5 August 2021
NMITE pioneers a radically different offer to its students

We are now in the last month before NMITE opens its doors for the first time on September 6th. It is incredibly exciting to think that an institution is about to be born that--with our continued collective love and support--could lift the economy and well-being of Herefordshire and the Marches forever.

Fittingly, NMITE is making a radically different offer to its students. You do not need a maths A-level in order to get in. What you will emerge with is a three year Masters, not a BA, in Integrated Engineering, focused not simply on theoretical and academic accomplishment but on solving real-world problems in teams. That is, on actually being an engineer.

What do you need in order to get in? As the NMITE website makes clear, they are looking for five qualities in a student: grit, curiosity, passion, creativity and collaboration. They want students who can deal with adversity, who can demonstrate an ability to learn and think independently, who have deep interests or hobbies, who can work imaginatively through and around problems, and who are team players.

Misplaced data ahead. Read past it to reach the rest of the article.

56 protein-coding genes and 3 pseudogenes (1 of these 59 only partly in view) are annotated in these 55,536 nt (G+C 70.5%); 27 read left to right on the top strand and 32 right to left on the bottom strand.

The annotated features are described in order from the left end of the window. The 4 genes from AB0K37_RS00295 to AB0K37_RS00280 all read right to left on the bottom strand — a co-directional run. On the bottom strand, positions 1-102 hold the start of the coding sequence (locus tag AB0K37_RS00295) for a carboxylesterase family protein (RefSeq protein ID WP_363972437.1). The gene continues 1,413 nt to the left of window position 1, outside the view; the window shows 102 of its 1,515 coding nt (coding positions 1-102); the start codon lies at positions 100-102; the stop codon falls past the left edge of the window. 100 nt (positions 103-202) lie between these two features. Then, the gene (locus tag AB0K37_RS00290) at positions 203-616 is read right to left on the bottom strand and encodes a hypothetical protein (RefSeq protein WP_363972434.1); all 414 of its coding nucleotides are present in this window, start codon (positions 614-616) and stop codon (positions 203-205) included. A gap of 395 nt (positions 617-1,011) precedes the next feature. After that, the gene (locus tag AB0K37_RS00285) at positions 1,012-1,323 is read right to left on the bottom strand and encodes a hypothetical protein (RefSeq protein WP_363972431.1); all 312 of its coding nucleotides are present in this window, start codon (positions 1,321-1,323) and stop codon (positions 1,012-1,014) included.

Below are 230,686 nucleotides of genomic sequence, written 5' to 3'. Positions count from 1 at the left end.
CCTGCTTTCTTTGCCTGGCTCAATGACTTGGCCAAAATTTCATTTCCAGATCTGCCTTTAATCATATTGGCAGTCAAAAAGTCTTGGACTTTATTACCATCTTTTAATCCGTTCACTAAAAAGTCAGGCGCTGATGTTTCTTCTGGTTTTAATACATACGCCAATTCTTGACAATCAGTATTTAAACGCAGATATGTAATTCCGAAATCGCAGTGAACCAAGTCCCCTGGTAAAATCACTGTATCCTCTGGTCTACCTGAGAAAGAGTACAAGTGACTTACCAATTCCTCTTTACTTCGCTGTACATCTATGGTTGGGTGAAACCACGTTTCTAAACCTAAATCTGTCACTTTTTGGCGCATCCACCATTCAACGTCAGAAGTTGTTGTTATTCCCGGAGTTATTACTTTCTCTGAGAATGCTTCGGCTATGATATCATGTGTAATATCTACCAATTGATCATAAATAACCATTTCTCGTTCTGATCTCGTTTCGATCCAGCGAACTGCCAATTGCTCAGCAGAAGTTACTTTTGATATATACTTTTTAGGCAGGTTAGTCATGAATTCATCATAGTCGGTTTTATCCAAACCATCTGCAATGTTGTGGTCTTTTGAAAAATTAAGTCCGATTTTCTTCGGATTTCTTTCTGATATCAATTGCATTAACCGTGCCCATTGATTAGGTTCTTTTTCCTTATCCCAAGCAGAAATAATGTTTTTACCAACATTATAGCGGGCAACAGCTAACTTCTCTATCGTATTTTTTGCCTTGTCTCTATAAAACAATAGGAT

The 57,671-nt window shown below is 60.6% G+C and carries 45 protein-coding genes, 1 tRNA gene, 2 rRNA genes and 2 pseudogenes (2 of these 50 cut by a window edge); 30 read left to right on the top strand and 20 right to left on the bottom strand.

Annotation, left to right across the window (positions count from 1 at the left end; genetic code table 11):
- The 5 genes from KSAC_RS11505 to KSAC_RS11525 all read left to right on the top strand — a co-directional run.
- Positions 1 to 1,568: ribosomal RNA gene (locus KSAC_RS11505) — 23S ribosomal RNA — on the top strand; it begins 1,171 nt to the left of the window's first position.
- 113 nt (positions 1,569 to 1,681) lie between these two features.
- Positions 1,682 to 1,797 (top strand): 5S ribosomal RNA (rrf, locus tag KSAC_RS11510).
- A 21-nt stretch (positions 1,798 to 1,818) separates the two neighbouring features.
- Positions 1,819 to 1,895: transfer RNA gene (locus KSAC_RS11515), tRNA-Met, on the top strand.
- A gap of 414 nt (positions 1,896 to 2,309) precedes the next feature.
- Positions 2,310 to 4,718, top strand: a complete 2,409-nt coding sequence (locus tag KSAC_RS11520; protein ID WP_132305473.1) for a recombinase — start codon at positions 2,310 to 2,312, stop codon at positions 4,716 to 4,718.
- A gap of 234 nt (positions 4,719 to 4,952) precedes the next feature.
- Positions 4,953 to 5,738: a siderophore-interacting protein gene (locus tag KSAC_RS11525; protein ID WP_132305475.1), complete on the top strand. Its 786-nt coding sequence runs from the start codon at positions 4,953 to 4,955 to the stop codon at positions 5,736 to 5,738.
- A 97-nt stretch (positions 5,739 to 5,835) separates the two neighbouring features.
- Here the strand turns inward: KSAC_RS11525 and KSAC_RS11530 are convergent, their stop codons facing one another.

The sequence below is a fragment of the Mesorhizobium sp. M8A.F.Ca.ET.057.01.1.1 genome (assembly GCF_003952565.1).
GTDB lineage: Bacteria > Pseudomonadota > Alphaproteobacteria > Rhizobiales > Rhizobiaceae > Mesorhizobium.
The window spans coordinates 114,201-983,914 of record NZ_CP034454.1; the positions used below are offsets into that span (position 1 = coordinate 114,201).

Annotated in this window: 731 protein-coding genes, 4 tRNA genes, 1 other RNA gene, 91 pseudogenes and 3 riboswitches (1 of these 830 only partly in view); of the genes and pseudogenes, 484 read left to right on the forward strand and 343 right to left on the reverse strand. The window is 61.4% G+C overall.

Again, I find this incredibly exciting. It recognises that while academic achievement is important, what really matters is as much heart and soul as mind. Many people are not born academics, but they achieve astonishing results because they are driven to explore the world, their own interests and ultimately themselves.

If you want a checklist for the qualities of the most interesting, worthwhile, inclusive and positive contributors to our society, then grit, curiosity, passion, creativity and collaboration are about as good as it gets.

NMITE will start in September with a cohort of student pioneers. Yes, there is a very useful £4,000 bursary to help them get started. Yes, I expect they will receive the kind of care and attention that is all too often missing from universities across the UK, but which NMITE intend to make their hallmark.

But above all, those young people will be proving the value of a new kind of skills-based student education. My hope is that every one of them will look back in fifty years’ time and say that this was one of the best things they did in their lives, for themselves and for others.

So if you’re thinking about university in the next few weeks, or you know someone who is, go to www.nmite.ac.uk, and see if that energy and passion are for you.

Jesse Norman writes for the Hereford Times